Saturday, November 2, 2013

Imperial Rome Part 3: 3rd Emperor Caligula- The Man Who Lost His Mind

My other blogs are:

3rd Emperor Caligula
The Man Who Lost His Mind
Imperial Rome Part 3
GENERAL BACKGROUND: Gaius (Caligula) Julius Caesar Augustus Germanicus... Yes, later in his life that whole thing became his name. Romans liked long names and fancy titles attached to them. His original name was Gaius Germanicus, and in the fashion of all Roman dictators, he just had to add the Julius Caesar Augustus to nail down the head. Being born in the Julio-Claudian dynasty (Nero's family!), it is understandable that he went insane. After all, wouldn't you feel like you had ants in your pants if one of your relatives celebrated at parties by hanging Christians by their feet on fire for candlelight? That whole family just had issues, and Octavian was the first fruit loop, although he never really went insane.
BIRTH AND ADOPTION: Born in A.D. 12, Gaius Germanicus, nicknamed Caligula in his youth, was the adopted son of his "father" Tiberius, the Augustus of the Roman Empire after Octavian died because Tiberius' real son Julius Caesar Drusus was generally not favored by him. Generally speaking, Augustus Tiberius seemed to do well with the Roman public and the senate, but like all Roman emperors, didn't always get along with the stodgy senate of old men and stiff rules. The senate never seemed to be anything more than a noose around all the emperors' throats throughout Roman history, even going so far as to assassinate emperors they didn't like or had conflicts with (Julius Caesar being the prime example). This made it important not to aggravate them too much, because although they were old and stodgy politicians, they knew how to deal with sassy emperors!
TIBERIUS AND CALIGULA-- B.F.F. !!! : Playing it safe for the early years, Tiberius (the new Roman Princeps) kept the senate fat and happy, however, Caligula used this time to show his own abilities while his adoptive father reigned. A great example of Caligula's youthful zeal and ability was when there was an uprising in the soldiers in Germania and Pannonia. When the soldiers' bonuses did not come in as promised, they all mutinied. Germanicus and Drusus were sent to quell the little rebellion by force, however, little Caligula had a better idea, and instead rallied the legions that rebelled, promising all riches from the Rhine all the way to the Elba if they stamped out the Germans there. And they did! Parts of Germania became occupied just before A.D. 17 and Caligula was celebrated for his obvious abilities and good leadership, and in A.D. 18 he was granted power over the eastern parts of the Roman Empire.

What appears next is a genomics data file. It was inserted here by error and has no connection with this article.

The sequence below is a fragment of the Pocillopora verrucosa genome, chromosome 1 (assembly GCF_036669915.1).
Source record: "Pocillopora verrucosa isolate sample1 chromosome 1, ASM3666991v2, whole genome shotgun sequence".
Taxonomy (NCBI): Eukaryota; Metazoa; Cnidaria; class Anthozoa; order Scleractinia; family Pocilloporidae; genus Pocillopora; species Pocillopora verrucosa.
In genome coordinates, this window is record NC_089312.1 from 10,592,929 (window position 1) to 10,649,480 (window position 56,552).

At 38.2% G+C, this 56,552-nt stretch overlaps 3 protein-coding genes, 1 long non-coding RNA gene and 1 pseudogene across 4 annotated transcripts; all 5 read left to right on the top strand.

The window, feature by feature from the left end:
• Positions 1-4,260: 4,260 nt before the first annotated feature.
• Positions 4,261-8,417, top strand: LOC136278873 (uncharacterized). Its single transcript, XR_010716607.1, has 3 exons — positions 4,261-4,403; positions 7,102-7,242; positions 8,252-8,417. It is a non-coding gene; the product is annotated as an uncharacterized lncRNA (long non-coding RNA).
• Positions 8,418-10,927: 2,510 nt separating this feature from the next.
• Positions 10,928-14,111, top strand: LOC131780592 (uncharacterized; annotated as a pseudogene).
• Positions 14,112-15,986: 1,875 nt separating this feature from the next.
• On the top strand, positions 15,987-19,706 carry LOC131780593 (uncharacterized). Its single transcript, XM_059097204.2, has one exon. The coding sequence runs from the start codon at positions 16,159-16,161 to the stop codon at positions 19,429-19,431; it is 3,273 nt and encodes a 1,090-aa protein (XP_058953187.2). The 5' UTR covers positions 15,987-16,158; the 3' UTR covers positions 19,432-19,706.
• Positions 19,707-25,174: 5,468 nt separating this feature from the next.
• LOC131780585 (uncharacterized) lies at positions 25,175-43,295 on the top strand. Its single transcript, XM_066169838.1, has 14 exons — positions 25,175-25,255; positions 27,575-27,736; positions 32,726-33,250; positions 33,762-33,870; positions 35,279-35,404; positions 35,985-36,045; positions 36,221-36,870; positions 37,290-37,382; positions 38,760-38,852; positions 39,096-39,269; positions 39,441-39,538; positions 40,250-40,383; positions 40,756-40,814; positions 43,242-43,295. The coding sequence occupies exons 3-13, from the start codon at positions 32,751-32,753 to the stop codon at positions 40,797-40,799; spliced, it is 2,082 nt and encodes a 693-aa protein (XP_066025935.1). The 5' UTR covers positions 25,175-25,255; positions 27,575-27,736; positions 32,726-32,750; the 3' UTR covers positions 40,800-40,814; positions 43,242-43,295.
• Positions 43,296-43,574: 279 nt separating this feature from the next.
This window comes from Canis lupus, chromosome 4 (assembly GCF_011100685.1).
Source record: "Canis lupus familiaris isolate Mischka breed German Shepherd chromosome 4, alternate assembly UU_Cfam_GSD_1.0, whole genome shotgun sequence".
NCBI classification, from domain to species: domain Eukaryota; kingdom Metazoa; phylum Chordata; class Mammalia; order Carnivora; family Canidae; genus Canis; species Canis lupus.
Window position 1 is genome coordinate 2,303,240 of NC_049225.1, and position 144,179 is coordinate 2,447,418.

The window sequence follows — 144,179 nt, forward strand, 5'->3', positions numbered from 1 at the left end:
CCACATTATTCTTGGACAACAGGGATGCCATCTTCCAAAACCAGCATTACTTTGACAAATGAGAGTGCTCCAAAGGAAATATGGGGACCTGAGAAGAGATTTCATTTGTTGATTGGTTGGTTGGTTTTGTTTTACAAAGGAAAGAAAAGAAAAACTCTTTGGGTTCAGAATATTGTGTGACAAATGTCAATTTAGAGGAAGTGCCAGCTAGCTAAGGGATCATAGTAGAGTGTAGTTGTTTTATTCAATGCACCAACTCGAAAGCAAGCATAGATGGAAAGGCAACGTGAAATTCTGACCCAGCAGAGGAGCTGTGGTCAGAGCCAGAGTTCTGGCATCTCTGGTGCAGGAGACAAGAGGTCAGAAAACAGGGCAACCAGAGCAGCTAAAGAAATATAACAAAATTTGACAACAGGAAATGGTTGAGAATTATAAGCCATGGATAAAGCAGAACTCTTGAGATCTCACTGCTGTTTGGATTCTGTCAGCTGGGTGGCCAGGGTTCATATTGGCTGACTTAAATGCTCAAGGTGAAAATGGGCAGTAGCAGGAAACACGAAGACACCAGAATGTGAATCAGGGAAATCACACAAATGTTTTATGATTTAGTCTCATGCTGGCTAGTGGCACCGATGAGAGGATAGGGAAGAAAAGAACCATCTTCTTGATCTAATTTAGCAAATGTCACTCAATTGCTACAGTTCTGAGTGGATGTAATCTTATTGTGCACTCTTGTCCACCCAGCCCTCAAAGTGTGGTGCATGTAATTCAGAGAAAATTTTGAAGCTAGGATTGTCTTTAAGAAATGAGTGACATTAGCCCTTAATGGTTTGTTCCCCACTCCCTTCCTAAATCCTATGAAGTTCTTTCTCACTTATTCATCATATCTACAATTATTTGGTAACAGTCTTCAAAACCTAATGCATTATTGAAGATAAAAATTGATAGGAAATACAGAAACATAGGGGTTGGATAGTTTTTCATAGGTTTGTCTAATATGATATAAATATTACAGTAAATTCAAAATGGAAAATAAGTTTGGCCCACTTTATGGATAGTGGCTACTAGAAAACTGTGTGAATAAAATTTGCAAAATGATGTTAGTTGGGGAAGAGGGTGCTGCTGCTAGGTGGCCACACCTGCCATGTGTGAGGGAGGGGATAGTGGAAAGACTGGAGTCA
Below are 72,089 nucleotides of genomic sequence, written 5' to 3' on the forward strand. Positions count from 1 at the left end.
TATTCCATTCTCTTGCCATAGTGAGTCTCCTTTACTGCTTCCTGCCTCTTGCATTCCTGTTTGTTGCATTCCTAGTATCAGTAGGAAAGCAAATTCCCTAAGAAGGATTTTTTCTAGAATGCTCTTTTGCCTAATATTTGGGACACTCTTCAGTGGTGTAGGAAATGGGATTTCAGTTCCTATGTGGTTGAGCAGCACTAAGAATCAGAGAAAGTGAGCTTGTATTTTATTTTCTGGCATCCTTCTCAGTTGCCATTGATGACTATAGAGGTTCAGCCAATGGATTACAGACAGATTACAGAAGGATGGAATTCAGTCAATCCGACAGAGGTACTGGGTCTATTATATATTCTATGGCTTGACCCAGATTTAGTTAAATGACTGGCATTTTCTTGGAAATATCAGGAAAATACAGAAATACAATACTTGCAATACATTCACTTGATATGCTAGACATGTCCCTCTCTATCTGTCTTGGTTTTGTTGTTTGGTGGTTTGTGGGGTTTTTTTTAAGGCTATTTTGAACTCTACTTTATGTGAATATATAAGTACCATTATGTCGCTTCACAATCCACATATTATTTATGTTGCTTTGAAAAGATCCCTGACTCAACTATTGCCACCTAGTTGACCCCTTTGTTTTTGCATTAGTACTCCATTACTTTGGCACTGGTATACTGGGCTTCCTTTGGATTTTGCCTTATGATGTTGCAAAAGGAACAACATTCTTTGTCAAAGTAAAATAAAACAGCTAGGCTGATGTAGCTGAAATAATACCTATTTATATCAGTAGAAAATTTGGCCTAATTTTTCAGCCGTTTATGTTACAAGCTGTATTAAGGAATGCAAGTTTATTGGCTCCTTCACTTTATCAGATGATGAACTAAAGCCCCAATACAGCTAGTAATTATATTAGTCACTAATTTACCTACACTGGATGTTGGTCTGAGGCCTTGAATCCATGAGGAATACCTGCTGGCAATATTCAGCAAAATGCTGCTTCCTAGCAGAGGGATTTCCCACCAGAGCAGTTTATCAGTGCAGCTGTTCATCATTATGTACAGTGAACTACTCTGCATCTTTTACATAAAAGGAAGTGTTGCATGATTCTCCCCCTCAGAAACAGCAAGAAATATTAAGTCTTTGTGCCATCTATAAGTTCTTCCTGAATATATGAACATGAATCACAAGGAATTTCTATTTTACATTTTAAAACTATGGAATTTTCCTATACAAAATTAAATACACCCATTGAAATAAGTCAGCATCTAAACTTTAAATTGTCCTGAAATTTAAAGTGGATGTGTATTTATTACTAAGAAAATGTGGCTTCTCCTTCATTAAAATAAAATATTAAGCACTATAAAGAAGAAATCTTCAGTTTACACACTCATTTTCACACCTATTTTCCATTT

Tiberius on his deathbed about to be smothered by his new best friend Naevius
Tiberius became caught up in a little power struggle against Sejanus who attempted to covertly wrest power from Tiberius in his absence, to which Tiberius had him executed. This was a no-no, for the Romans simply never responded in such ways as to kill each other. This tarnished Tiberius' reputation with the public to such an extent that in A.D. 37 Naevius Sutorius Macro along with the Roman senate decided that Tiberius deserved to die. While he was in bed recovering, he was smothered. No one mourned his death, and some even celebrated his passing. In accordance with traditions, Caligula rose to the throne in A.D. 37 to reign as Gaius Julius Caesar Augustus Germanicus.